The crow started walking towards him, sharp claws making small squealing noises against the white paint as it side-hopped a couple of steps till it was stopped by one of the porch's vertical support beams that held up the slightly tilting roof. Dean followed the bird's every movement, levering his body so he remained facing the animal. His back was pressed smug against the wall, his bad leg stretched out in front of him, the other bent at the knee, foot solidly planted against the floor.

He barely had time to realize that his left leg was not hurting anymore, didn't have the time nor the leisure to revel in the fact that, for the moment at least, the vision granted him a moment free of pain, at least of the physical kind.

"What is it you want from me? There's nothing…nothing I've got left to give anymore,"

The bird gave a small cackling sound, sounding so much like a snicker, Dean couldn't help but frown at the sound, the almost human quality to the animal's behavior in general. And he couldn't help but peer at the bird's eyes, unconsciously checking the beady black orbs for any transformation, waiting for that momentary flash of yellow that he'd remembered seeing back in the field.

Everything else the bird had done so far Dean was able to allocate to something Sam had told him about – the foresight thing – warning Dean of something bad to happen, giving him clues – protecting him. The eyes were the only thing Dean hadn't been able to figure out – and the only thing that still scared the holy shit out of him.

The crow gave another muttering croak, turning its head and peering up at the support-beam, seemingly annoyed at finding its pathway blocked. It took only a moment to halt in its movement though before slightly spreading its wings and hopping off of its perch, landing a mere couple of inches away from Dean's outstretched leg.

Dean forced himself to stay still, to not drag the leg away – or kick out at the animal. He kept his hands in his lap, fingers wrapped around the handle yet had the weapon neither cocked nor pointed. Lore had it that in order to wake up from a dream you had to actually kill yourself – in the dream. Dean would hold on to the gun in case he felt the need to use it, but there certainly was no use pointing it at the one creature, supernatural or not, that had saved his life more than once, so far.

For a full minute, all they did was stare at each other, Dean finding himself mesmerized by the seemingly bottomless depth of the crow's black orbs, felt as if being sucked into the animal's very being. He was sure his jaw would creak with the pressure he put of his jaw, grinding his teeth, trying his hardest to look away, to escape the animal's strange, yet not entirely uncomfortable pull.

Then the bird cocked its head, tipping it in the other direction and opening its beak to give a hoarse shout.

Dean flinched, instinctively gripping the gun a little tighter. The muscles in his arm jumped, trembled, but the weapon stayed where it was.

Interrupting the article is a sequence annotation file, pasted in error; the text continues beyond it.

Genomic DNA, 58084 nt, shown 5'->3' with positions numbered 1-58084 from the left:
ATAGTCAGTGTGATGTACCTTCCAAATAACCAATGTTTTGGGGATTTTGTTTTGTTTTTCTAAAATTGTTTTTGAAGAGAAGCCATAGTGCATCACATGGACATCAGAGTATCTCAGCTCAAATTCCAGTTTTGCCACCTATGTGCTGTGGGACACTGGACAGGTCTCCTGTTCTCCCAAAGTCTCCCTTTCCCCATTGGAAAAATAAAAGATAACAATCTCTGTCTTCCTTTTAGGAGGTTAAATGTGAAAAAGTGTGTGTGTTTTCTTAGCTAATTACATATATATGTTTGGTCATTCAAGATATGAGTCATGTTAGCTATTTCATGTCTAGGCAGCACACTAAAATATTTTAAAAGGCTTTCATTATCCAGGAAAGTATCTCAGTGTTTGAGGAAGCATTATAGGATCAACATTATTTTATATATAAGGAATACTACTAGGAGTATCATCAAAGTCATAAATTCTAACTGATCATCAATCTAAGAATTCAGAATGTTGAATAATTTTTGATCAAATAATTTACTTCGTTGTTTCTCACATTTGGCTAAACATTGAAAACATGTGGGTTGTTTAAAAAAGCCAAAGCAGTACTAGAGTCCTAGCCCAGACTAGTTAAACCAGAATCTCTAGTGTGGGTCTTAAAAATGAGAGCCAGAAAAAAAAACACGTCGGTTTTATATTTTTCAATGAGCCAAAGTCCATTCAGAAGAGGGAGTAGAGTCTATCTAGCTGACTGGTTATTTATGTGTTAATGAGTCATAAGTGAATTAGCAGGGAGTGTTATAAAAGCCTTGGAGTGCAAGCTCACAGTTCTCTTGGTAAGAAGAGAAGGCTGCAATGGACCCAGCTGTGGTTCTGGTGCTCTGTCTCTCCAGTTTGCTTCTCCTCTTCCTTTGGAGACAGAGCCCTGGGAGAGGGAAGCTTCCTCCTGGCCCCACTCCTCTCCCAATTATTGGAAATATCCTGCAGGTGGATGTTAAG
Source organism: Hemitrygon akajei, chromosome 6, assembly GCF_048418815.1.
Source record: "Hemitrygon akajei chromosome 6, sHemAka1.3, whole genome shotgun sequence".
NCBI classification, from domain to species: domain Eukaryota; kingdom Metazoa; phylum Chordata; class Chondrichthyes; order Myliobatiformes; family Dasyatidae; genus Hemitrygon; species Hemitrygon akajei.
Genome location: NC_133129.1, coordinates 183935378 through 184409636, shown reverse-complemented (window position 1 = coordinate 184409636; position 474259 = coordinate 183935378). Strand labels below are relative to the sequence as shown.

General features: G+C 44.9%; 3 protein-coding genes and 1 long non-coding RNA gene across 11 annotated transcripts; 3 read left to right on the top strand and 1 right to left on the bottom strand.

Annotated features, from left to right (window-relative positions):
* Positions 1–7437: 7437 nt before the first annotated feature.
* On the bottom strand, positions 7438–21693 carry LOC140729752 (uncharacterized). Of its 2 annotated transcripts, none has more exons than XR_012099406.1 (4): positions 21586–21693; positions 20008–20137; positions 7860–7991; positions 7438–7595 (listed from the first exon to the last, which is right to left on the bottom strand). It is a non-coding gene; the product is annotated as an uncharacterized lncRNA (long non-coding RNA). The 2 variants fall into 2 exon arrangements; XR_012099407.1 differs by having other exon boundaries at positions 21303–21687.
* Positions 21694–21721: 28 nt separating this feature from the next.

"We're going to have a real hard time here if we don't find a way to communicate so we both understand each other, Tweety." He taunted, trying to cover up the tremor sneaking into his voice, the insecurity that screamed loud and clear from every word he uttered.

As if in response, the crow again croaked a hoarse, wailing sound that made Dean flinch once more.

"Yeah…uhm…problem is, I don't really speak…crow-ian. So…you wanna try that again in English?"

Another sharp croak was the only answer to Dean's quip, and the bird moved to the side a little, ruffling out the shining black feathers covering its chest and neck, its tail and wings fanning out to brush against the wooden floor.

"Yeah, that sure clears it up…" Dean huffed, watching in fascinated amusement as the crow shook itself, smoothing out its plumage until once again its inky black feathers were sleek and glistening as the sun's rays reflected off it.

It really was beautiful – kinda. If you liked that kind of bird, that was. If you liked birds, period.

"So, we going to sit here all day, getting to know each other or are there any more revelations you want to share with me? You didn't come all this way from…wherever it is you're coming from just to spent some quality time with me – in my dreams, right? You know of some new catastrophe bearing down on me, something I should know about? Come on, you can tell me – it's just between the two of us…"

Internally, Dean rolled his eyes at himself, thrown by the fact that - here he was, Dean Winchester, talking to a damn bird. If that wasn't proof of how goddamn lonely he was, Dean didn't know what would be.

"Right, of course. Of all the birds to choose as my damn spirit animal or whatever the hell it is that you are, I have to choose a crow. Not, say, one of those talking parrots at least. With those I could at least communicate, skipping that annoying guessing game. I've never been a fan of interpreting signs or doing riddles, you know. You've picked the wrong brother for this little game of yours,"

The crow just stared at him, and slowly but surely Dean felt the last of his tension slip off him, felt the immediate unease he'd felt at the birds presence drain out of him. He couldn't really explain it, but nothing about this bird suggested danger – not the tiniest sense of a threat surrounding it.